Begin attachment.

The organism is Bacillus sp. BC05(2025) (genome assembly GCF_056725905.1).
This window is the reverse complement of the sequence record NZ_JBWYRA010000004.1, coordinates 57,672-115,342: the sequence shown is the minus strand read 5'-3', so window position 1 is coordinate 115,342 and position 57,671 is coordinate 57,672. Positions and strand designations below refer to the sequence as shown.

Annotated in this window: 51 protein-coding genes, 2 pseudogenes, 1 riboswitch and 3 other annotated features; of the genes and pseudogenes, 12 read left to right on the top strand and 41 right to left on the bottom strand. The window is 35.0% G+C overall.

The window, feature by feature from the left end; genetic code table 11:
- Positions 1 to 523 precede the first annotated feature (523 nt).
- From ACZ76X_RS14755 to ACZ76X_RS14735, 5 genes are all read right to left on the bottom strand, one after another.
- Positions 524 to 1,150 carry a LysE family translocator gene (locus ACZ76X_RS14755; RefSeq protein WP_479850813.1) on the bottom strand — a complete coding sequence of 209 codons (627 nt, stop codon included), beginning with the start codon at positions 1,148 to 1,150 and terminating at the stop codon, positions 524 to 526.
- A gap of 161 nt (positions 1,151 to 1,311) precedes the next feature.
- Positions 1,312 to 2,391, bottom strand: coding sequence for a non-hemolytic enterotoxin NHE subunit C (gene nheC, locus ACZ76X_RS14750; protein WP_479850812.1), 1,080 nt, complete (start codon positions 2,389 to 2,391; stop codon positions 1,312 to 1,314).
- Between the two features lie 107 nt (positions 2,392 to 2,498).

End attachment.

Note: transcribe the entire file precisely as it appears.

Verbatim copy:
The organism is Bacillus sp. BC05(2025) (genome assembly GCF_056725905.1).
This window is the reverse complement of the sequence record NZ_JBWYRA010000004.1, coordinates 57,672-115,342: the sequence shown is the minus strand read 5'-3', so window position 1 is coordinate 115,342 and position 57,671 is coordinate 57,672. Positions and strand designations below refer to the sequence as shown.

Annotated in this window: 51 protein-coding genes, 2 pseudogenes, 1 riboswitch and 3 other annotated features; of the genes and pseudogenes, 12 read left to right on the top strand and 41 right to left on the bottom strand. The window is 35.0% G+C overall.

The window, feature by feature from the left end; genetic code table 11:
- Positions 1 to 523 precede the first annotated feature (523 nt).
- From ACZ76X_RS14755 to ACZ76X_RS14735, 5 genes are all read right to left on the bottom strand, one after another.
- Positions 524 to 1,150 carry a LysE family translocator gene (locus ACZ76X_RS14755; RefSeq protein WP_479850813.1) on the bottom strand — a complete coding sequence of 209 codons (627 nt, stop codon included), beginning with the start codon at positions 1,148 to 1,150 and terminating at the stop codon, positions 524 to 526.
- A gap of 161 nt (positions 1,151 to 1,311) precedes the next feature.
- Positions 1,312 to 2,391, bottom strand: coding sequence for a non-hemolytic enterotoxin NHE subunit C (gene nheC, locus ACZ76X_RS14750; protein WP_479850812.1), 1,080 nt, complete (start codon positions 2,389 to 2,391; stop codon positions 1,312 to 1,314).
- Between the two features lie 107 nt (positions 2,392 to 2,498).